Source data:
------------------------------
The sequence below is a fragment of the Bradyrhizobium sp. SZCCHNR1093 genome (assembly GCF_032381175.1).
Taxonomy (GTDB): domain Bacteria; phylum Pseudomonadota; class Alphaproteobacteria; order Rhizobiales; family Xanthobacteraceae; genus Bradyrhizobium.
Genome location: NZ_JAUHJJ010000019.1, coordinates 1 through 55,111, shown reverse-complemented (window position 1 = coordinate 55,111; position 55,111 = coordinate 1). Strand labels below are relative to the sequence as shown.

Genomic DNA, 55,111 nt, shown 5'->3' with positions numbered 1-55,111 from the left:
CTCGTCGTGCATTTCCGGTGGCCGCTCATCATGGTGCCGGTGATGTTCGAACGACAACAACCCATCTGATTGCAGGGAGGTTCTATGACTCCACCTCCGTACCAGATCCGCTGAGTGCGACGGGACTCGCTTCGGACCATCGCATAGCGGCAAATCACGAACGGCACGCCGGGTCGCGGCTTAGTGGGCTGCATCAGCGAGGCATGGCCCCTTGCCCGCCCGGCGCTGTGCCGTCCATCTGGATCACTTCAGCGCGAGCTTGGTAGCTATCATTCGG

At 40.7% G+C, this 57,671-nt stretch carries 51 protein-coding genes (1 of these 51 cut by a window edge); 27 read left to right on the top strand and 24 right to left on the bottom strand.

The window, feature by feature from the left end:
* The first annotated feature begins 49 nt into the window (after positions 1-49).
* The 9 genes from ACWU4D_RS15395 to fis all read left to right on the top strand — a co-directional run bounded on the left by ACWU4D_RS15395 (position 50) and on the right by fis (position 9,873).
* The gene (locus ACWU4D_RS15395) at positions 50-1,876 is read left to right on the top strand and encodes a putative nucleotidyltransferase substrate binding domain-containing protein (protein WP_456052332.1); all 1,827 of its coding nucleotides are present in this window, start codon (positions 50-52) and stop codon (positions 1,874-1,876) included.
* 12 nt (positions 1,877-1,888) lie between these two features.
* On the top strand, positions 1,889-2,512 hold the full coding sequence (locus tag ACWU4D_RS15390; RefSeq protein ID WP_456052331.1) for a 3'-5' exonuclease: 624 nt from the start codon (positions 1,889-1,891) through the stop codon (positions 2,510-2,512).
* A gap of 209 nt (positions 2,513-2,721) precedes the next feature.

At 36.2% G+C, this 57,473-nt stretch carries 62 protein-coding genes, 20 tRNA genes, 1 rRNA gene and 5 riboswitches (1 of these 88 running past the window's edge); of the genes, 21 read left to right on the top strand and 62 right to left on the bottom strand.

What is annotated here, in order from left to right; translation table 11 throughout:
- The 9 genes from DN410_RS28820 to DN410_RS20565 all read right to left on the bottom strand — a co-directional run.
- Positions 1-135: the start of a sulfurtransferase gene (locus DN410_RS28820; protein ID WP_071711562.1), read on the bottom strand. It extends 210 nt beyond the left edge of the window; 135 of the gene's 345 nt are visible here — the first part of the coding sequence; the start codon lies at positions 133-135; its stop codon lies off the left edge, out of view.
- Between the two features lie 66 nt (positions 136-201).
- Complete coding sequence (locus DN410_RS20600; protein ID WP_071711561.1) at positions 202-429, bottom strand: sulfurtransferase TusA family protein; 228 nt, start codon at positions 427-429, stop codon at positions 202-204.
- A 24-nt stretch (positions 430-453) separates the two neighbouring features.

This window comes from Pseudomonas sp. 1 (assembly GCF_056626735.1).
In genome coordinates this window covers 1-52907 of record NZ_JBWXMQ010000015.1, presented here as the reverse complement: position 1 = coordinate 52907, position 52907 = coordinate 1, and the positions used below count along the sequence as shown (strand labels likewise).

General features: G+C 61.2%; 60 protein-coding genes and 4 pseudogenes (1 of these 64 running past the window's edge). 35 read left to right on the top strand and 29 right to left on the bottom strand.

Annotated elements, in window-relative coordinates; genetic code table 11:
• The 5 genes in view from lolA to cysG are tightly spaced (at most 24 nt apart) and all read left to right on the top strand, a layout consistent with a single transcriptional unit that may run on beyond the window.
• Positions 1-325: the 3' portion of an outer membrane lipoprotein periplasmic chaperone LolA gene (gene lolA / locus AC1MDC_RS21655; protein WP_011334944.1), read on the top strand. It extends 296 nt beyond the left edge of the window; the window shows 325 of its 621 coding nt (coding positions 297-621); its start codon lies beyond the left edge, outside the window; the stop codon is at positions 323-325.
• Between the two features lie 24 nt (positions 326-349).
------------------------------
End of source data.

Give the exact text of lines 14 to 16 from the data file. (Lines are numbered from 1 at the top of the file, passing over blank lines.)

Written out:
At 36.2% G+C, this 57,473-nt stretch carries 62 protein-coding genes, 20 tRNA genes, 1 rRNA gene and 5 riboswitches (1 of these 88 running past the window's edge); of the genes, 21 read left to right on the top strand and 62 right to left on the bottom strand.

What is annotated here, in order from left to right; translation table 11 throughout:
- The 9 genes from DN410_RS28820 to DN410_RS20565 all read right to left on the bottom strand — a co-directional run.